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Control of Milk Fever in Cattle

P R Patel, F S Kavani, K M Jadhav and R M Patel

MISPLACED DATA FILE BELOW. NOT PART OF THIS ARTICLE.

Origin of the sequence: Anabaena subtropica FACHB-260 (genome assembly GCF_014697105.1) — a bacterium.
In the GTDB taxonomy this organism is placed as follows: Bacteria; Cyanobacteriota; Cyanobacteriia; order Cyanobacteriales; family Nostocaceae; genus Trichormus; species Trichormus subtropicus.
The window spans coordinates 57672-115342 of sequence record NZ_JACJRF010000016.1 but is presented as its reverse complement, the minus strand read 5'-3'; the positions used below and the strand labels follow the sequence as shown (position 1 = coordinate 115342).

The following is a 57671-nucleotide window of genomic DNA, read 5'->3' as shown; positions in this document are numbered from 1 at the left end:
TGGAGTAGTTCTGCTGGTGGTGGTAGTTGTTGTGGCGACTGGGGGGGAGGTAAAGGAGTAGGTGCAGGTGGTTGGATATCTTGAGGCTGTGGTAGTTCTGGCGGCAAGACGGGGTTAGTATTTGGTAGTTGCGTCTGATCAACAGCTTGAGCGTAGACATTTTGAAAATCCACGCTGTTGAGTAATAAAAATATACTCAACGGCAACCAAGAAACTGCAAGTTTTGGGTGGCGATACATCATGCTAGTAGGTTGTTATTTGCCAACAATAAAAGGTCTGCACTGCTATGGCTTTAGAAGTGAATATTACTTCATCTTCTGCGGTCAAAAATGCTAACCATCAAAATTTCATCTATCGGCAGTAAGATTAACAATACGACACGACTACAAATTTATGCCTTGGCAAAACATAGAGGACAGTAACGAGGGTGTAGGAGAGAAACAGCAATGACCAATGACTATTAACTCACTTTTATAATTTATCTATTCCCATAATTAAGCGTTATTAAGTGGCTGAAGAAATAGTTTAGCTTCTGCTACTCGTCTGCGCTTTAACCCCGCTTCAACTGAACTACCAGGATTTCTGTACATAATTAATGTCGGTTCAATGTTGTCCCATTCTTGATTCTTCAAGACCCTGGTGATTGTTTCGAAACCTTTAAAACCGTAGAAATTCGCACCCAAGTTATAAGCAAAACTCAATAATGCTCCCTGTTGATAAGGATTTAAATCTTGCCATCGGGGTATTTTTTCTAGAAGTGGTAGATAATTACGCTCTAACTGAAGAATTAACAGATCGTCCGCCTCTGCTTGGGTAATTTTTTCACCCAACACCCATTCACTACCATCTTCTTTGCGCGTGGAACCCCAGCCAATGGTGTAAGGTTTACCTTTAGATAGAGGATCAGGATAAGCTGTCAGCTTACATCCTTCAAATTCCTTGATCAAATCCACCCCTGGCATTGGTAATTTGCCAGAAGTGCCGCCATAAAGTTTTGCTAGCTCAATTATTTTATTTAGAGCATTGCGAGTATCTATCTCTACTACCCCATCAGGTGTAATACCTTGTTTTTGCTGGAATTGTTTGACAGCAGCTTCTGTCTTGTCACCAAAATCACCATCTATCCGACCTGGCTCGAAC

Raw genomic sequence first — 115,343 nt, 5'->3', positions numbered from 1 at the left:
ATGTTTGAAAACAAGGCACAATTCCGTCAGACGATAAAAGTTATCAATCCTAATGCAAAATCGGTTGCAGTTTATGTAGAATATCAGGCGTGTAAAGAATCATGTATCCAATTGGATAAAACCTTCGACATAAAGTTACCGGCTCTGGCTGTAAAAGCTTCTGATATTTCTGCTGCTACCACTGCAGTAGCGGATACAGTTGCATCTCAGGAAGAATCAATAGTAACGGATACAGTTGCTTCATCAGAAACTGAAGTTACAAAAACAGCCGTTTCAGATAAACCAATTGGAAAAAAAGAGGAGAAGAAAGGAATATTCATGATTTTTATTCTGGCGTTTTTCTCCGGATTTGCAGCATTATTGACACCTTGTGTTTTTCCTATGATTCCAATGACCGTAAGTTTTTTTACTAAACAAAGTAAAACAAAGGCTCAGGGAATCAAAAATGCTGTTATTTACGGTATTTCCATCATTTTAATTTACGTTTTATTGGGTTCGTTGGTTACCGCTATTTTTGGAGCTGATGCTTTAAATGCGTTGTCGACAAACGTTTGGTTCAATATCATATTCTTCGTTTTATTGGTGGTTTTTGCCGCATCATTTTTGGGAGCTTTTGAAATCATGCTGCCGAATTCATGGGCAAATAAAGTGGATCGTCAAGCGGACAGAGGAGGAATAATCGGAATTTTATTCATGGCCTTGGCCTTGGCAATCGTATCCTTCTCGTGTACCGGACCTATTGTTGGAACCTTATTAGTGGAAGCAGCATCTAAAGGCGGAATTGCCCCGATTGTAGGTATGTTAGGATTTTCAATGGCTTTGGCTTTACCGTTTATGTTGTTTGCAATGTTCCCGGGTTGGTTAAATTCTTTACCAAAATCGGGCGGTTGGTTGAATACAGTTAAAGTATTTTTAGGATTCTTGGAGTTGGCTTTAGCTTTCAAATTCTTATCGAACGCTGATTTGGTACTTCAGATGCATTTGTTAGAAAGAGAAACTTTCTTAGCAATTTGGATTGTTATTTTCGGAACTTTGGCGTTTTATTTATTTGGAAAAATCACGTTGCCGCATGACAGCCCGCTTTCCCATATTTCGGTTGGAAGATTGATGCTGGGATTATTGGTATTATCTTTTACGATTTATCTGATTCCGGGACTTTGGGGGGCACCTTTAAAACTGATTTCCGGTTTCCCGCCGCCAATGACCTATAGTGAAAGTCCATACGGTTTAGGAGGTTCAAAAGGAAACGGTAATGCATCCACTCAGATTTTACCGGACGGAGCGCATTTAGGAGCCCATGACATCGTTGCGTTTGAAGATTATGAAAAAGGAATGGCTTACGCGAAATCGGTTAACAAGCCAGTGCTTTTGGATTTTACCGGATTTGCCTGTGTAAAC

Milk fever or hypocalcemia is a condition of cattle and buffalo that generally occurs after calving. The animal becomes cold, weak and anorexic (does not eat food or drink water) and is unable to get up. The colostrum (first milk after parturition) contains high level of calcium. The complete withdrawal of colostrum from the udder drains the calcium from the body of the animal, lkeading to a state of decreased calcium level of blood, called "hypocalcemia", locallly called milk fever and technically called "parturient paresis". Farmers' Practices to Control or Prevent the Milk Fever 1. The usual practice is to provide warmth to the animal by making a fire near the animal and covering the animal with gunny bags. Further, the animal shed is covered from the sides to protect it from adverse weather such as excessive chill and forceful winds. Physical protection and provision of warmth reduces stress on the animal and helps in increasing the temperature of the body. This helps in maintaining the psychological and biochemical processes at a normal rate. Warmth also assists in the recovery and, wish specific treatment, in prevention of disease as well. 2. When the animal becomes weak or sick during calving period, it is forced to walk slowly. The purpose is to give the animal a light form of exercise. It increases the flow of blood to the leg muscles and activates them, thus decreasing the